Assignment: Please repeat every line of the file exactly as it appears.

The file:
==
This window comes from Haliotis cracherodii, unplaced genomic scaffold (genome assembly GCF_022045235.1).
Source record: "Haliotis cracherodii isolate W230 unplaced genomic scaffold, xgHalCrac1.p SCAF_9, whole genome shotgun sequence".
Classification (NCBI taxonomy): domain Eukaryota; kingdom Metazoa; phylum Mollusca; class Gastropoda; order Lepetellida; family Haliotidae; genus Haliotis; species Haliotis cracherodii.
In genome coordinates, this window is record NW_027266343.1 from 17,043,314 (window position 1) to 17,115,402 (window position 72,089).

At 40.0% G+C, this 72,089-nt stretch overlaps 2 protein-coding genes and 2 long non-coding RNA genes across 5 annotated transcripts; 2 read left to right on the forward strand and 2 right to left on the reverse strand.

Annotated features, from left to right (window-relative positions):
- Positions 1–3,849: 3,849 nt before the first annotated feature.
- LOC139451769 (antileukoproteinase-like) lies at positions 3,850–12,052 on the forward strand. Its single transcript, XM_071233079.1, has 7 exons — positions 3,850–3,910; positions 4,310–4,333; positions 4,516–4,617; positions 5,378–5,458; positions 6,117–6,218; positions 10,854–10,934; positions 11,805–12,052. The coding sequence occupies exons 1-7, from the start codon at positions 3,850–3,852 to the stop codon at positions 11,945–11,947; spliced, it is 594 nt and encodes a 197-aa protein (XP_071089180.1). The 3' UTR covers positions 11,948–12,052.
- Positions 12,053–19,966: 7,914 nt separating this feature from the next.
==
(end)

This window comes from Haliotis cracherodii, unplaced genomic scaffold (genome assembly GCF_022045235.1).
Source record: "Haliotis cracherodii isolate W230 unplaced genomic scaffold, xgHalCrac1.p SCAF_9, whole genome shotgun sequence".
Classification (NCBI taxonomy): domain Eukaryota; kingdom Metazoa; phylum Mollusca; class Gastropoda; order Lepetellida; family Haliotidae; genus Haliotis; species Haliotis cracherodii.
In genome coordinates, this window is record NW_027266343.1 from 17,043,314 (window position 1) to 17,115,402 (window position 72,089).

At 40.0% G+C, this 72,089-nt stretch overlaps 2 protein-coding genes and 2 long non-coding RNA genes across 5 annotated transcripts; 2 read left to right on the forward strand and 2 right to left on the reverse strand.

Annotated features, from left to right (window-relative positions):
- Positions 1–3,849: 3,849 nt before the first annotated feature.
- LOC139451769 (antileukoproteinase-like) lies at positions 3,850–12,052 on the forward strand. Its single transcript, XM_071233079.1, has 7 exons — positions 3,850–3,910; positions 4,310–4,333; positions 4,516–4,617; positions 5,378–5,458; positions 6,117–6,218; positions 10,854–10,934; positions 11,805–12,052. The coding sequence occupies exons 1-7, from the start codon at positions 3,850–3,852 to the stop codon at positions 11,945–11,947; spliced, it is 594 nt and encodes a 197-aa protein (XP_071089180.1). The 3' UTR covers positions 11,948–12,052.
- Positions 12,053–19,966: 7,914 nt separating this feature from the next.